Change can be scary for anyone, but imagine what it would feel like if you genuinely didn’t understand what was happening or why. Having that reassurance and support makes a big difference in how your pet reacts to the move. 

How to Move Your Pet From a House to an Apartment Home
Maximize pet playtime.

7. Be Firm on Discipline – No Barking Allowed

While you might sympathize with your pet, don’t let those puppy dog eyes get the best of you. It’s important to stay firm and use discipline when needed. One of the major changes you’ll see when moving a pet from a house to an apartment is noise restriction. Sharing walls or common spaces with other residents means barking could annoy your neighbors. And you don’t want a noise complaint, especially right after you move. 

To help your dog be the best they can be, try some of these anti-barking techniques:

Block the Windows: If your pet can’t see the door, they won’t know someone is about to knock. This helps reduce the urge to bark. 

Keep an Eye Out: They say it takes 21 days to build a new habit, so for the first three weeks, consider yourself on bark-duty. Watch your pup for cues that he or she is about to yip and stop it before it starts. After a while, your pup should calm on their own.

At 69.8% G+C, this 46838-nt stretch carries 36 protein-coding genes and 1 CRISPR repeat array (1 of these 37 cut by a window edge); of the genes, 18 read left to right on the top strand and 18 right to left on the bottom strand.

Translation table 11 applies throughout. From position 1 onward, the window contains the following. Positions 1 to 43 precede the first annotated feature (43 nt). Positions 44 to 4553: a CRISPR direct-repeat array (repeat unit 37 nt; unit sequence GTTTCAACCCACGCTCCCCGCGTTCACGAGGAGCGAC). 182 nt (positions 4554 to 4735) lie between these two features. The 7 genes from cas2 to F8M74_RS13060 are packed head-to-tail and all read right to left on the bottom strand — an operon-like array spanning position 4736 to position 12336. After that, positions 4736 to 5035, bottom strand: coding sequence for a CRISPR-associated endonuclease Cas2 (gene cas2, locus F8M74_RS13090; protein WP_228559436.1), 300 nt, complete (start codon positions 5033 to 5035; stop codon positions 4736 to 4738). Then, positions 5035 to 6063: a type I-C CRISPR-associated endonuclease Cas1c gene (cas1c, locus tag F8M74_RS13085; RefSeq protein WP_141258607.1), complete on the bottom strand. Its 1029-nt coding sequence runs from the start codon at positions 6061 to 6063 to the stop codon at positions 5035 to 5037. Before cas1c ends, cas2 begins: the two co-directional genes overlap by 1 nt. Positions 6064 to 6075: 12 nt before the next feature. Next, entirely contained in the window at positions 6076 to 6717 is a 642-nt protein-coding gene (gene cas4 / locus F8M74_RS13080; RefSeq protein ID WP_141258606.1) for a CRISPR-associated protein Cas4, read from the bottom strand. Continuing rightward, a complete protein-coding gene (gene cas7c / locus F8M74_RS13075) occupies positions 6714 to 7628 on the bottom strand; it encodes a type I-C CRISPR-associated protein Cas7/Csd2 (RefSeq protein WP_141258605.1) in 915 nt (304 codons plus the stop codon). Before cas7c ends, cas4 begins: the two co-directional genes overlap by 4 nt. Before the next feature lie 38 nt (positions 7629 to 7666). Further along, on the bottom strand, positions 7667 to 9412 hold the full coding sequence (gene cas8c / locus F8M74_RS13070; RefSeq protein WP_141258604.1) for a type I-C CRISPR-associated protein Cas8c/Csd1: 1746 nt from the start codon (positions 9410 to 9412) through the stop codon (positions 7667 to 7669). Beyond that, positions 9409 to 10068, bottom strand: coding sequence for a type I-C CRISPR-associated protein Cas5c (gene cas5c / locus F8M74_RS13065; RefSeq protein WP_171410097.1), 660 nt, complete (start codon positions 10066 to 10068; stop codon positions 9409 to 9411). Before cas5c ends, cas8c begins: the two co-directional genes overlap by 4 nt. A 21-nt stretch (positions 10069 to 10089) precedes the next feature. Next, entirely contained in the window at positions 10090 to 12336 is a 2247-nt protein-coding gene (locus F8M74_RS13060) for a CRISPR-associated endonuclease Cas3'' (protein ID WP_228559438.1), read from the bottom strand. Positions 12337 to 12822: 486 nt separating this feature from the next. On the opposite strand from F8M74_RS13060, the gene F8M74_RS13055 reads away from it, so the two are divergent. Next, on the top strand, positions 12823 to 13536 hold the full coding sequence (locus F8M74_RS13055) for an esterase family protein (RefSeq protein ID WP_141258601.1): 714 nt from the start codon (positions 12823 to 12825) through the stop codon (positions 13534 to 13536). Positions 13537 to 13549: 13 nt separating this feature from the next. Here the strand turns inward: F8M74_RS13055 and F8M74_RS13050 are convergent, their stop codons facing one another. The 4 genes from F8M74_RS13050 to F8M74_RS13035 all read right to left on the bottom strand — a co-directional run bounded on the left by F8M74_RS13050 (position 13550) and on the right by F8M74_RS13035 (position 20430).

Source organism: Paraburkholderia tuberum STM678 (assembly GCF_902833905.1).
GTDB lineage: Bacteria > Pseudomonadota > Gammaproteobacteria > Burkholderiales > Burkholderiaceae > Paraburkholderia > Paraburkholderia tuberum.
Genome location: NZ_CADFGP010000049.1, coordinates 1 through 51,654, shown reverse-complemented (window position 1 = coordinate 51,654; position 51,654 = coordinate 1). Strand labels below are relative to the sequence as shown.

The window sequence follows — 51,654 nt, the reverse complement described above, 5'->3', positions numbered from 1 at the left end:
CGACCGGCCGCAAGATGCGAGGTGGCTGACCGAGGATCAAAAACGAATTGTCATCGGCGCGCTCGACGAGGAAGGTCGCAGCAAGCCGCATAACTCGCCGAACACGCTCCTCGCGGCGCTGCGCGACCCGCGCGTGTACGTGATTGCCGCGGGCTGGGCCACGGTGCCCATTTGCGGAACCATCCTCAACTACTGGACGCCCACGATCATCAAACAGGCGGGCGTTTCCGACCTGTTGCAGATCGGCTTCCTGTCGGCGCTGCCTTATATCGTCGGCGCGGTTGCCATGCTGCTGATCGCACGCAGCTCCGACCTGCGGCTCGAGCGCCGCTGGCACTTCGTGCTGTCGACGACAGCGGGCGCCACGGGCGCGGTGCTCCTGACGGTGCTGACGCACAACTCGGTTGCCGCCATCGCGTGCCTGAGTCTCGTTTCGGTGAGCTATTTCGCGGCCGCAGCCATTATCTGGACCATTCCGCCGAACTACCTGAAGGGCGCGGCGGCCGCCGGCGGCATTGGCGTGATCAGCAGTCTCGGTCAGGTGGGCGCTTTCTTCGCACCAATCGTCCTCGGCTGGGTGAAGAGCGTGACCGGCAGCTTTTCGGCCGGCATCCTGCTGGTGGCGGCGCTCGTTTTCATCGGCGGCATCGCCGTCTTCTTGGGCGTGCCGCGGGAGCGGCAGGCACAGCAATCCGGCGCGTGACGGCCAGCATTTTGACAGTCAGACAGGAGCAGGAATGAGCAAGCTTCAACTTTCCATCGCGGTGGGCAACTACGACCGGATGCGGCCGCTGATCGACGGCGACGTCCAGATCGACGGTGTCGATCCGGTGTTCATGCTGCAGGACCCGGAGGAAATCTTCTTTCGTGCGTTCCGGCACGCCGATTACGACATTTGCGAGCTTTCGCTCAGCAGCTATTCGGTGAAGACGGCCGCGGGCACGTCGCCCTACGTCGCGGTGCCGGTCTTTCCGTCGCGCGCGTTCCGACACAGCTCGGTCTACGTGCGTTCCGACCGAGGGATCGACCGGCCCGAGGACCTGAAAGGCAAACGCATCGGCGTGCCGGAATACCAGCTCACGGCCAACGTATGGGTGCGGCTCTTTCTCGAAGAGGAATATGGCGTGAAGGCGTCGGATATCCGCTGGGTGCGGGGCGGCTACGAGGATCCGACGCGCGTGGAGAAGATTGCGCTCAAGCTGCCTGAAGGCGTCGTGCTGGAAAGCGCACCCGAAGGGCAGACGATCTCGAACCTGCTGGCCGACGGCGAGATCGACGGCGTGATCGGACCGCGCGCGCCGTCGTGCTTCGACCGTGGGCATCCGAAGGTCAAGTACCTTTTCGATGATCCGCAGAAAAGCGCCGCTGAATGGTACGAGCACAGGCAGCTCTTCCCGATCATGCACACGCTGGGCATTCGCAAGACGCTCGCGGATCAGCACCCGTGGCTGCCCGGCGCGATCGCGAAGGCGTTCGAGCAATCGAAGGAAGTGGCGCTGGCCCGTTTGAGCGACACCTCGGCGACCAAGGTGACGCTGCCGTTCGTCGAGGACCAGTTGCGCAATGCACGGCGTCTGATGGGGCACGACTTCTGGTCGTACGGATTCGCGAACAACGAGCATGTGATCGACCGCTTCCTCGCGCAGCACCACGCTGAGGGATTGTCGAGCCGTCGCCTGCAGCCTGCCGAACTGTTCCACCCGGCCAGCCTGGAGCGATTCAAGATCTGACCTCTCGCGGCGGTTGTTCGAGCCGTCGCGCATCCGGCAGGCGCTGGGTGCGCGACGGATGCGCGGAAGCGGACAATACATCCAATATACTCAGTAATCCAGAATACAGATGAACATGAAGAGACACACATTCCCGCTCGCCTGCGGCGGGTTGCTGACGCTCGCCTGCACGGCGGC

Mask Nearby Sounds: Your neighbors are sure to move around, and your dog may hear it. This could cause alarm and even barking. To keep your pup from picking up on every single sound, try using white noise or sound machines or even the radio on low to reduce external noise from creeping in. 

Ease Them Into Alone Time: Separation anxiety is a real thing, and it causes whining and barking in even the best-tempered pet. Easing your pet into alone time could be the key to reducing these noises. Leave your house for only a few minutes at a time, gauging your pet’s reaction until they have the hang of being alone. 

Choosing a Pet-Friendly Location

Not all apartments allow pets. At Redwood, we love animals, which is why every resident is entitled to three pets per unit. Find your perfect pet-friendly apartment neighborhood at one of our remarkable Redwood Living neighborhoods.